- Second, your interests will be aligned with those of the PE firm. Since you will still be a minority stakeholder, you will want to maximize that holding by doing your part in increasing the larger entity’s value to the highest amount possible. In this sense, you will have to adopt the PE firm’s vision and strive toward it. At the same time however, remember that the PE firm still owns a controlling majority, meaning they are in charge. Of course, all of this is ideal for them: you have an incentive to adopt their vision and help it become a reality, while they are always calling the shots.
- Third, not only are your interests aligned, but you’re on board with a short timeline. In the roll over style deal that we’ve discussed, PE firms aren’t looking to spend years upon years growing this conglomerate. Any timeline beyond seven years is uncommon. Yet in order to achieve their vision, they need all entities involved to be on the same page.
- Fourth, the buyer needs less capital. You, as the seller, will be investing a portion of your profits from the initial sale back into the PE firm’s vision. And since you’ll be keeping a minority ownership of the entity, the PE firm does not have to pay out the full value of your company.
- Fifth, the seller has financial motives, which the PE firm is likely to dangle in front of you as leverage. For one, you should see significant amounts of liquidity from the initial sale of your business, while also maintaining the possibility of a second payout from the later sale. Yet — depending on the structure of your deal — there’s also the potential for tax benefits. In most cases you should be able to defer taxes from the rolled over portion of the purchase price. You’ll still have to pay those taxes at some point in the future, just not when the roll over takes place.
Should you roll over equity in a business sale?
Now that we’ve explained what rolling over equity is — and better understand a PE firm’s desire for this type of deal — you’re likely to still have two major questions: Is a roll over equity deal right for me and, if so, what should my post-sale ownership percentage be?
Naturally, the answer to these questions will vary based on your industry and specific niche, your personal situation, current market atmospherics, and a variety of other factors such as your recent growth trend. The best way to find concrete answers here is to turn to a neutral third-party — such as a business broker or investment banker — for a fair valuation and an overview of legitimate exit opportunities.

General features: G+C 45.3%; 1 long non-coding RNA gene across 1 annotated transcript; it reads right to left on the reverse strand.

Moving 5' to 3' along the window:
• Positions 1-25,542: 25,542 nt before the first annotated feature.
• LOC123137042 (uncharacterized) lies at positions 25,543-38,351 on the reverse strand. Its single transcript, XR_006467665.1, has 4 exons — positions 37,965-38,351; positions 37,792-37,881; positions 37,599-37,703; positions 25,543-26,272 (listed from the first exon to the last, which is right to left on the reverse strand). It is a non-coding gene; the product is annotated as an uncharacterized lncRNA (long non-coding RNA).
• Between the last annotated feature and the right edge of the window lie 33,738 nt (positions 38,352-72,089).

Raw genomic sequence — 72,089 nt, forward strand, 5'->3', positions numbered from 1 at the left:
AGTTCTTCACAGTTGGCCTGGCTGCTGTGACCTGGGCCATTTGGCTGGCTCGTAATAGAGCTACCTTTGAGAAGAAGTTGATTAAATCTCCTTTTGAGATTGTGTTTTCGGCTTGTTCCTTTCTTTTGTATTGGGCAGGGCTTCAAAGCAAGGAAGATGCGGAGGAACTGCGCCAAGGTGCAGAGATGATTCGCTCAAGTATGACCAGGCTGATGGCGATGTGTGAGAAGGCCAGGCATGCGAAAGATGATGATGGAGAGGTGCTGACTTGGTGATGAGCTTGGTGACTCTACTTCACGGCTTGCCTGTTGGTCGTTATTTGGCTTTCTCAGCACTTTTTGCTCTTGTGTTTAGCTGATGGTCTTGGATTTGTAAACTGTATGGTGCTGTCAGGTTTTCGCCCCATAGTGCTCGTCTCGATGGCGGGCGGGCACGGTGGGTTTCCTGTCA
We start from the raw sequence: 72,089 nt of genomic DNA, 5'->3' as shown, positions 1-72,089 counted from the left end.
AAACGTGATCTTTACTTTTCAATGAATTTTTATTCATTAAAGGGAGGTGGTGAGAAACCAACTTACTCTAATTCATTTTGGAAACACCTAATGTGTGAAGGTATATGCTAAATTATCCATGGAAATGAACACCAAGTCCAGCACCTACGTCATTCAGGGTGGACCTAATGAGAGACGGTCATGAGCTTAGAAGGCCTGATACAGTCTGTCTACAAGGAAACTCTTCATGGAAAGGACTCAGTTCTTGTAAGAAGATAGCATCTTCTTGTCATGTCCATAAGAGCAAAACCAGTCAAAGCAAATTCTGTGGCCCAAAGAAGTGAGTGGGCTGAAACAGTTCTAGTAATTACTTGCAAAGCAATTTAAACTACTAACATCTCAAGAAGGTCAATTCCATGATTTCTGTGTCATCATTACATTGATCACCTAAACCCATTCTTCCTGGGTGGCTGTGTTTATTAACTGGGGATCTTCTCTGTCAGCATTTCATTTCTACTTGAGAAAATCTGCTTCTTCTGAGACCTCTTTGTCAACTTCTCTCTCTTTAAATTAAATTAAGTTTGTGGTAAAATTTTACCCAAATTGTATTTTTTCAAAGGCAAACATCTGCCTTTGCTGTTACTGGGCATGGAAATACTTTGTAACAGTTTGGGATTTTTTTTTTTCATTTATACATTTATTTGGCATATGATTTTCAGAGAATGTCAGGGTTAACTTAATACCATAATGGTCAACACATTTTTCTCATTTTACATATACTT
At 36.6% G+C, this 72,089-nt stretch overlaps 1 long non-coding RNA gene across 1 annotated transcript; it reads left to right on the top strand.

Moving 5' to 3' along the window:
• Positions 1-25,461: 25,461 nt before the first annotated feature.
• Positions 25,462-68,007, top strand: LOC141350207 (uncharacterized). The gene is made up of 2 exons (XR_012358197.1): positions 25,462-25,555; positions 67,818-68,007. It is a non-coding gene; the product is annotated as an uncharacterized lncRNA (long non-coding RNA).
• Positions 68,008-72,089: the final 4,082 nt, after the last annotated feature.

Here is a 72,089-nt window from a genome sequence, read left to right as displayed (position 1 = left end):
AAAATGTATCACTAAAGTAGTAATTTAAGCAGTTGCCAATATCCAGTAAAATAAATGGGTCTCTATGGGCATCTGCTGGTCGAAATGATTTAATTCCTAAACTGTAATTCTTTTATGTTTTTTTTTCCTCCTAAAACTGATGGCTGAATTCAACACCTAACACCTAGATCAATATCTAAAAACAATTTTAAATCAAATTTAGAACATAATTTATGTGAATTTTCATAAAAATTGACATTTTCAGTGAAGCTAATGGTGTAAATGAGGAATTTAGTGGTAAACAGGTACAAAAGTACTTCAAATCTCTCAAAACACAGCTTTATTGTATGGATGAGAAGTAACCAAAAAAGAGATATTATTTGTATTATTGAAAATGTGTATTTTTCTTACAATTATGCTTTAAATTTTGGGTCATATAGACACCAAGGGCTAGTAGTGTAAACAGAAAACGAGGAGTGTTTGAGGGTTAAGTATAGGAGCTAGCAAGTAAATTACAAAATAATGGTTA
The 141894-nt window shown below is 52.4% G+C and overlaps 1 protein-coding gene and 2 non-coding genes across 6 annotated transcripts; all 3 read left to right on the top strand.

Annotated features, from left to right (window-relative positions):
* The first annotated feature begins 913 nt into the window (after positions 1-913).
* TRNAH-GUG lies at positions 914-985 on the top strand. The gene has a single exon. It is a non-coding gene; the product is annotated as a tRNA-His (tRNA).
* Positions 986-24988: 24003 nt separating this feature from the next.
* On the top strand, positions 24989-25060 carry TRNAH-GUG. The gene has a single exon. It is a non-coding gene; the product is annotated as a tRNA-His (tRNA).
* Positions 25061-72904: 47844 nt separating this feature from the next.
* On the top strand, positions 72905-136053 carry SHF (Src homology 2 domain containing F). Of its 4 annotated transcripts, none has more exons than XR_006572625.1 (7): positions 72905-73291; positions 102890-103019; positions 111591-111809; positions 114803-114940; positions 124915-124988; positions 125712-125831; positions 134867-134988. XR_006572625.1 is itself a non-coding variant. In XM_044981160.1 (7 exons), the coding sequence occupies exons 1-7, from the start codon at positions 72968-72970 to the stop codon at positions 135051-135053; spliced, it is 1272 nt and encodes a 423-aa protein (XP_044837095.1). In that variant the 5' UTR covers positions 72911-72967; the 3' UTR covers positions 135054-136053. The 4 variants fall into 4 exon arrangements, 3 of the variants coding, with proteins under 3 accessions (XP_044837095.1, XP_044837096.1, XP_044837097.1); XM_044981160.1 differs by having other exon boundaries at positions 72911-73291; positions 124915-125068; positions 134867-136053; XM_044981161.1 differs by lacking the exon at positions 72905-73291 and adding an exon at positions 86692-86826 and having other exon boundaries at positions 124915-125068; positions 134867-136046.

We can still examine some key considerations to get a clearer idea of whether or not a roll over equity deal is right for you:
- Tax deferred equity: Will your deal allow for a tax-deferred roll over? While you’ll still have to pay taxes on the cash portion of the transaction, taxes are likely to be deferred on the equity that you roll over into the PE firm’s equity.
- Corporate governance: Which rights will you still have after rolling over equity? Will you have any sway when it comes to operations, key financial decisions, or future strategy? The importance of these are circumstantial and will depend on your own personal preferences.
- Your responsibilities: The details of your role and responsibilities after an equity roll over can also cause concern. Ultimately, you will have to identify the role and responsibilities that you would like to have — and negotiate for those. This will all be tied to the equity percentage that you do roll over. Most sellers want to continue leading their organization, which is possible: your company could become a division in the larger company, with you as the head of that division.
- Background check: Instead of just taking the PE firm’s word for it, reach out to several clients they have worked with in the past. How have they behaved in previous partnerships?
- Fees: In some cases, PE firms will charge a number of fees that you won’t see until official paperwork is drafted. These fees can often come as a surprise.
That’s why, during an early stage of the process, it’s a good idea to ask for any and all associated fees forecasted by the firm. To give you a better idea, the fees can include the following:
- Origination fees
- Management fees
- Finder fees
- Transaction fees
- Breakup fees
- Admin fees
As you can see, there are a lot of factors that come into play when determining if a roll over equity deal is right for you. Keep in mind that while the criteria above can lead you in a certain direction, consulting with a trusted professional is always ideal.
Regardless of the path you decide to pursue, one thing is certain: you are likely to receive a large sum of funds following your business transaction. For most sellers, this amount equates to the most they’ve ever had in their possession. It also means that these same individuals will be unsure of how to manage that wealth, protect it, invest it, and grow it — for them and, hopefully, future generations.
One way this can be done is through “vintage risk”. Here’s the general idea: irrespective of how you choose to diversify, you will essentially be bound to the price at the time you invest. This can be particularly attractive when making a large investment and being cautious of market conditions. For example, if you sold a business in 2007 and invested a large amount all at once, regardless of how diversified your investment was, you are likely to have suffered irreparable losses. Vintage risk can come in handy here.
Life after your exit — in terms of the extent you work with a buyer, future endeavors independent of your former business, and the management of your newfound wealth — is often times unchartered waters. To minimize your risk of rough seas, keep the aforementioned points in mind and always explore every potential possibility before making strong commitments.
Further reading: Interested in consulting with an investment banker to help with the sale of your business? Review our comprehensive guide on how to find the right investment banking firm.